Is Theresa May’s ‘shared society’ speech just a rather empty rebranding exercise, or something serious that will shift social policy in this country? The Prime Minister today set out more of her thinking on domestic reform and defined what her ‘shared society’ will look like. It’s something we have only caught glimpses of up until now, because of the truncated leadership contest and the focus on Brexit.
She painted a very gloomy picture of life in Britain today, focusing on all the things that are going very badly wrong for many people: ‘We live in a country where if you’re born poor, you will die on average 9 years earlier than others. If you’re black, you’re treated more harshly by the criminal justice system than if you’re white. If you’re a white, working-class boy, you’re less likely than anybody else in Britain to go to university. If you’re at a state school, you’re less likely to reach the top professions than if you’re educated privately. If you’re a woman, you’re likely to be paid less than a man. If you suffer from mental health problems, there’s not enough help to hand. If you’re young, you’ll find it harder than ever before to own your own home.’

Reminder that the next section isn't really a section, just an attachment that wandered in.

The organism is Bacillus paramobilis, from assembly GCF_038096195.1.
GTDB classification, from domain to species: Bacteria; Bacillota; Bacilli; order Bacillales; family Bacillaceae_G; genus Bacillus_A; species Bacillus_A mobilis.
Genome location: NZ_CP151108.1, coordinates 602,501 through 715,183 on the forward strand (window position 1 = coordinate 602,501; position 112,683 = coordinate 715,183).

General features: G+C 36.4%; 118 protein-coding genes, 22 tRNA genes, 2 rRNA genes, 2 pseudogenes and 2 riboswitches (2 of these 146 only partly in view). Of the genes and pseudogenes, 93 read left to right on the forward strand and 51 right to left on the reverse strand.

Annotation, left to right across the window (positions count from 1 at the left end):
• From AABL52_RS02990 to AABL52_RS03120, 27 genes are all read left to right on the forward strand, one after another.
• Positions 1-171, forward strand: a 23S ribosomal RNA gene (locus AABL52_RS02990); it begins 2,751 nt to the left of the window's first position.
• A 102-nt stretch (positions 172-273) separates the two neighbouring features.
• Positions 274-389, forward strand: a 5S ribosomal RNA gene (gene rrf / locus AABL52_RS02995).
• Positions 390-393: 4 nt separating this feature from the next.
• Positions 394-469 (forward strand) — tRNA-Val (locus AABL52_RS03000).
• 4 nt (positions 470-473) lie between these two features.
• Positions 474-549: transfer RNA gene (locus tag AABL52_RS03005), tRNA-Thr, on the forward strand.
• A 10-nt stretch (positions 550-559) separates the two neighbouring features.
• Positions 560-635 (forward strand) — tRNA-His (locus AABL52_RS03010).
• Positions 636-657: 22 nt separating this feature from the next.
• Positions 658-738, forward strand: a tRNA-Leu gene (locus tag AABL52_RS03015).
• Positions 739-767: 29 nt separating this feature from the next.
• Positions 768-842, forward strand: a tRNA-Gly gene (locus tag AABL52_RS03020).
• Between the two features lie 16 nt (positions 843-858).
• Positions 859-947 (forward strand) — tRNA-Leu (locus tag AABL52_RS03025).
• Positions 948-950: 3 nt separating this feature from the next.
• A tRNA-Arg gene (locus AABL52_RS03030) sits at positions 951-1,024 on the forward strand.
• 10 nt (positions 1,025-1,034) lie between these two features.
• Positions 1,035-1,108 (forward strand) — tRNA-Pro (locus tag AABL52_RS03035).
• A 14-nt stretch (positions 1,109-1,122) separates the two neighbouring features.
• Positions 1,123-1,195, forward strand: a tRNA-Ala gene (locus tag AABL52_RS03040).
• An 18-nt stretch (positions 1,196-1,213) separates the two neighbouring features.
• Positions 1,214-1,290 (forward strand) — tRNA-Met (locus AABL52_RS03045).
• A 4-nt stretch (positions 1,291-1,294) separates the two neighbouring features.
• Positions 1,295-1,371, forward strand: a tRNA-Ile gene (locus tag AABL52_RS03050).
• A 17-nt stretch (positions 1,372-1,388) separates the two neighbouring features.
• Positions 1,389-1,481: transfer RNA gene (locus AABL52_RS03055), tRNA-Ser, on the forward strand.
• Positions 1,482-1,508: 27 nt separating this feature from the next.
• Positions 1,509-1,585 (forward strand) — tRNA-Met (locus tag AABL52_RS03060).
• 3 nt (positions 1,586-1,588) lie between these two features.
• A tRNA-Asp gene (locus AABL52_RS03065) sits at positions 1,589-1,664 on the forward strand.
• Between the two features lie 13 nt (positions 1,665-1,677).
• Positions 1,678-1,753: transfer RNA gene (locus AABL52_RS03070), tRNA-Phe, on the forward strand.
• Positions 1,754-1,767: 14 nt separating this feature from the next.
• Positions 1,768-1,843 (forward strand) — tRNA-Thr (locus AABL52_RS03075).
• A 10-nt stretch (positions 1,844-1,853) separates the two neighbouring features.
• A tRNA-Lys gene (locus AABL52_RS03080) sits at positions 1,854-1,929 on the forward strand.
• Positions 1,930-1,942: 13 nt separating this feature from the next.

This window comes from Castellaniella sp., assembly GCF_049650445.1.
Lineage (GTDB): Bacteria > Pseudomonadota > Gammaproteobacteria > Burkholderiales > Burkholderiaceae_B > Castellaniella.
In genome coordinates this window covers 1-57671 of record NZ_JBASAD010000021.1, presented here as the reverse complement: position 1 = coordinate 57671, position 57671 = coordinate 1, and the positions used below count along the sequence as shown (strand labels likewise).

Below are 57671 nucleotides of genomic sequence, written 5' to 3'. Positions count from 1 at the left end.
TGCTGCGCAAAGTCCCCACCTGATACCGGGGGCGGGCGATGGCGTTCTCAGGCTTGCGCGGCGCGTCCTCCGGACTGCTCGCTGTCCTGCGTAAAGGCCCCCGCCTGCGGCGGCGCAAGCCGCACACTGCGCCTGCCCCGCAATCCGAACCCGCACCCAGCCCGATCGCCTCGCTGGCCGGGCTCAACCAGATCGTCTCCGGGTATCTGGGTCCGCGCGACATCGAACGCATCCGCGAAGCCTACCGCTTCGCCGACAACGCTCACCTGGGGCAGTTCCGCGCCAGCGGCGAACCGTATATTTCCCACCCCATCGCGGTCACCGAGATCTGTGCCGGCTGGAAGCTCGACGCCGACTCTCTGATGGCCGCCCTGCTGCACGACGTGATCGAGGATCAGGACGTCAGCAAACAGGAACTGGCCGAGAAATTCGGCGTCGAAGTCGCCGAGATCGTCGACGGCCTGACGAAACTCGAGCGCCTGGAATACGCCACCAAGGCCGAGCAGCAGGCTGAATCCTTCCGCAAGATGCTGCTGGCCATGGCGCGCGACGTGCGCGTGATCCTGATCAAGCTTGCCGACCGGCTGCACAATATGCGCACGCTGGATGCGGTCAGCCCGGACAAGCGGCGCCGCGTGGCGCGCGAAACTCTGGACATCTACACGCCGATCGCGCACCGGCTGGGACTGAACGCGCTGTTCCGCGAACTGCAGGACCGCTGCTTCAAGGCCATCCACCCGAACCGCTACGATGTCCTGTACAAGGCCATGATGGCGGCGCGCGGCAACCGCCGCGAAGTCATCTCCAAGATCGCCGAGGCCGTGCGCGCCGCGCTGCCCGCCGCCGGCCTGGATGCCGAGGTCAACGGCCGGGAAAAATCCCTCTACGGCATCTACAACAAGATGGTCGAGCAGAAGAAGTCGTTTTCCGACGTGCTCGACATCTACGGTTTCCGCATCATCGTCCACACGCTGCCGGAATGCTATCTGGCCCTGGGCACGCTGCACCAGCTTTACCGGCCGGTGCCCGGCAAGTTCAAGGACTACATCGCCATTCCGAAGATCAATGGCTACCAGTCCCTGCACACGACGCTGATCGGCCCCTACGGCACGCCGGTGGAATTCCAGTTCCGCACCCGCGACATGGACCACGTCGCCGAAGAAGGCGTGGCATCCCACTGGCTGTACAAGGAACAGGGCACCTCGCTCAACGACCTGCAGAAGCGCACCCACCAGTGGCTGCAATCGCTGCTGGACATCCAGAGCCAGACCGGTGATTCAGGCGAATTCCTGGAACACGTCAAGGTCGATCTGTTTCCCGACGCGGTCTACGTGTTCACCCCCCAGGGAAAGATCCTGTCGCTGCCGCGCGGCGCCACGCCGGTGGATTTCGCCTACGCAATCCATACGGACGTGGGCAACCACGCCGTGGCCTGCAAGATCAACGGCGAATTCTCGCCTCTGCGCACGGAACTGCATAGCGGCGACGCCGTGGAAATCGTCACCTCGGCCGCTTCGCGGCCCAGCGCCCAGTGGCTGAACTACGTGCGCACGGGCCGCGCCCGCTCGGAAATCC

This was a repeat of her speech on the steps of Downing Street, so May clearly thinks it is important to sound gloomy about Britain. It is a clear contrast to the sunlit language of both David Cameron and George Osborne. Perhaps the new Prime Minister felt as though her colleagues appeared too complacent and unaware of the struggles of many ‘ordinary’ Britons when they were in office.
But this, and the language around the ‘shared society’, is still just about a pitch, not a policy. The closest we got in the speech to a sense of how the ‘shared society’ would be different from the ‘big society’ was in May’s announcement that the government will move ‘beyond’ the social mobility agenda and ‘deliver real social reform across every layer of society so that those who feel that the system is stacked against them… are also given the help they need’. She then announced a load of measures that seem indistinguishable from the agenda of the previous government – unless of course the main difference in May’s mind is that her government will actually deliver on housebuilding.
As for the announcements on mental health, these are of course important and the mental health charities have welcomed them as a step in the right direction, but the situation in mental health care is worthy of a very downbeat speech indeed – and will require far more than tiny pots of money here and there.
So the most striking thing about May’s speech today was not that it was policy rich, for it was not, and not that she has a radically different view of society to her predecessors. Instead, the most important takeaway is that May believes she must speak to those who currently resent the government’s lack of interest in them and their struggles.
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